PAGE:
After a horrid 24 hours, there’s finally some respite for Huawei. The US Commerce Department has given the company a 90-day extension to provide support for existing handsets and network components.
The department has issued a “temporary general license ” to the company “necessary to maintain and support existing and currently fully operational networks and equipment, including software updates and patches, subject to legally binding contracts and agreements” that expires on August 19.
To recap, after US President Donald Trump signed an executive order to ban Huawei last week, US tech companies like Google, Qualcomm, and Intel ceased business with the Chinese company over the last few days.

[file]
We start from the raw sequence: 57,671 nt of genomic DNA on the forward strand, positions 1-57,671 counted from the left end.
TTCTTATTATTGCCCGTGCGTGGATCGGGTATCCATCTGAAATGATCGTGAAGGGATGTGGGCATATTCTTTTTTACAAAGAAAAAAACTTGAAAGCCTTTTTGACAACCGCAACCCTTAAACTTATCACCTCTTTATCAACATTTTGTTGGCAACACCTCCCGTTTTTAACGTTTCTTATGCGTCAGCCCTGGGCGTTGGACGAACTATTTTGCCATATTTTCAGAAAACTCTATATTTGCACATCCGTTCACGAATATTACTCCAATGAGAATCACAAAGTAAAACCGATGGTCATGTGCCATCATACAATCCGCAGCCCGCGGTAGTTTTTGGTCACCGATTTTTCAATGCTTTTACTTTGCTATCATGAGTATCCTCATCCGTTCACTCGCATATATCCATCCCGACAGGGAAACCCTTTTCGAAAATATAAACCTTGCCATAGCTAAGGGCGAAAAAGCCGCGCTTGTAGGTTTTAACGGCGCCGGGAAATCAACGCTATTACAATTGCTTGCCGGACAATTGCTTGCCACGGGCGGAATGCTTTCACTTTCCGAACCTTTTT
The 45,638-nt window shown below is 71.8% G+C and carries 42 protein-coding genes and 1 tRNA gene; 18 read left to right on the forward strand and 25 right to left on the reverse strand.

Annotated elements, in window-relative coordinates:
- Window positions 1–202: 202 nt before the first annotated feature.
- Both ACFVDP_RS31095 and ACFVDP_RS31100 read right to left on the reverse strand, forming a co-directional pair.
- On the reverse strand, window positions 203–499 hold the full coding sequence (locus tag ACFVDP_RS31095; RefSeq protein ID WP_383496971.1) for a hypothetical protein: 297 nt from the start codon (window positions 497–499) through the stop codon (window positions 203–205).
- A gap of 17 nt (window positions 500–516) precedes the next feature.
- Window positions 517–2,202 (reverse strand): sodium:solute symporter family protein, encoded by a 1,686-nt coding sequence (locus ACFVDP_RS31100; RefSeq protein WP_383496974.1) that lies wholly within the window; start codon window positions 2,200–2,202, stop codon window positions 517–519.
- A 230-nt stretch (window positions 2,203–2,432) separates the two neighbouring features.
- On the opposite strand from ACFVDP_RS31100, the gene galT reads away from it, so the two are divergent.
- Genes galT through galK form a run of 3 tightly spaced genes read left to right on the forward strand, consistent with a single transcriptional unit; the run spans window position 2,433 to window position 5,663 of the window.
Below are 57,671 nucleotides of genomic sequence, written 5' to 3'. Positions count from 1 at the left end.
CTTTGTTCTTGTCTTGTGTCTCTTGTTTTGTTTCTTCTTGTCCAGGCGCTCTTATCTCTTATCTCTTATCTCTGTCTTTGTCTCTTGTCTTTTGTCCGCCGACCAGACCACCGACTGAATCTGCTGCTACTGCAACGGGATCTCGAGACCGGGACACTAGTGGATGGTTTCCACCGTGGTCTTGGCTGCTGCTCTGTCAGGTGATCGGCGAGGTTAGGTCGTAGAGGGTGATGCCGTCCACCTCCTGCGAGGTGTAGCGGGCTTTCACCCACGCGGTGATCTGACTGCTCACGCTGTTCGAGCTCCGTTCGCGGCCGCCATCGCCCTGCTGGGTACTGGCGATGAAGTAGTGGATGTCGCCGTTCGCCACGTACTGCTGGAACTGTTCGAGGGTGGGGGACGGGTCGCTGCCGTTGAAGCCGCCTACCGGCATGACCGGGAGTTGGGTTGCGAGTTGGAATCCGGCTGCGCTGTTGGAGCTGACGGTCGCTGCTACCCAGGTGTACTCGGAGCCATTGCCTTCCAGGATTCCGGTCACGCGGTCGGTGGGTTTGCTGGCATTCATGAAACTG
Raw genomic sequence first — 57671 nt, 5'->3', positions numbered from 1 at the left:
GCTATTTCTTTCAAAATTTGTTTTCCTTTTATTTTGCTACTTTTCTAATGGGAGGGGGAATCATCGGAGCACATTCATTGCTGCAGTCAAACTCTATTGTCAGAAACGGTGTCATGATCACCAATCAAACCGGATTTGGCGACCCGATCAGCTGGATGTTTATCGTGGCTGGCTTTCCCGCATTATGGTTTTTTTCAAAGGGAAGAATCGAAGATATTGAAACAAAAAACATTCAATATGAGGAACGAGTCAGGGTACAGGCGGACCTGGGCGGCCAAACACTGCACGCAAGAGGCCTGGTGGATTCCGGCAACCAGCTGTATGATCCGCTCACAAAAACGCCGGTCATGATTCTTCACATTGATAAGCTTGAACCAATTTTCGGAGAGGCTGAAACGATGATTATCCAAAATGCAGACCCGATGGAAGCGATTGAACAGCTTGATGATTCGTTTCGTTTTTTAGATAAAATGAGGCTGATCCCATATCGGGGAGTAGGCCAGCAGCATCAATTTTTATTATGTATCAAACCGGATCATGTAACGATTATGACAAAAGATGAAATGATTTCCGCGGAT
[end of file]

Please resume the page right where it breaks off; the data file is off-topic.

In response, Huawei issued a statement saying it will “continue to provide security updates and after-sales services to all existing Huawei and Honor smartphone and tablet products, covering those that have been sold and that are still in stock globally.”
Last night, the company’s CFO, Ren Zhengfei, said that the US politicians underestimate Huawei’s strength. He added that the 90-day extension doesn’t have much impact and the company’s ready to tackle the ban. Zhengfei also noted that Huawei’s already in talks with Google to create a response plan for its handset business.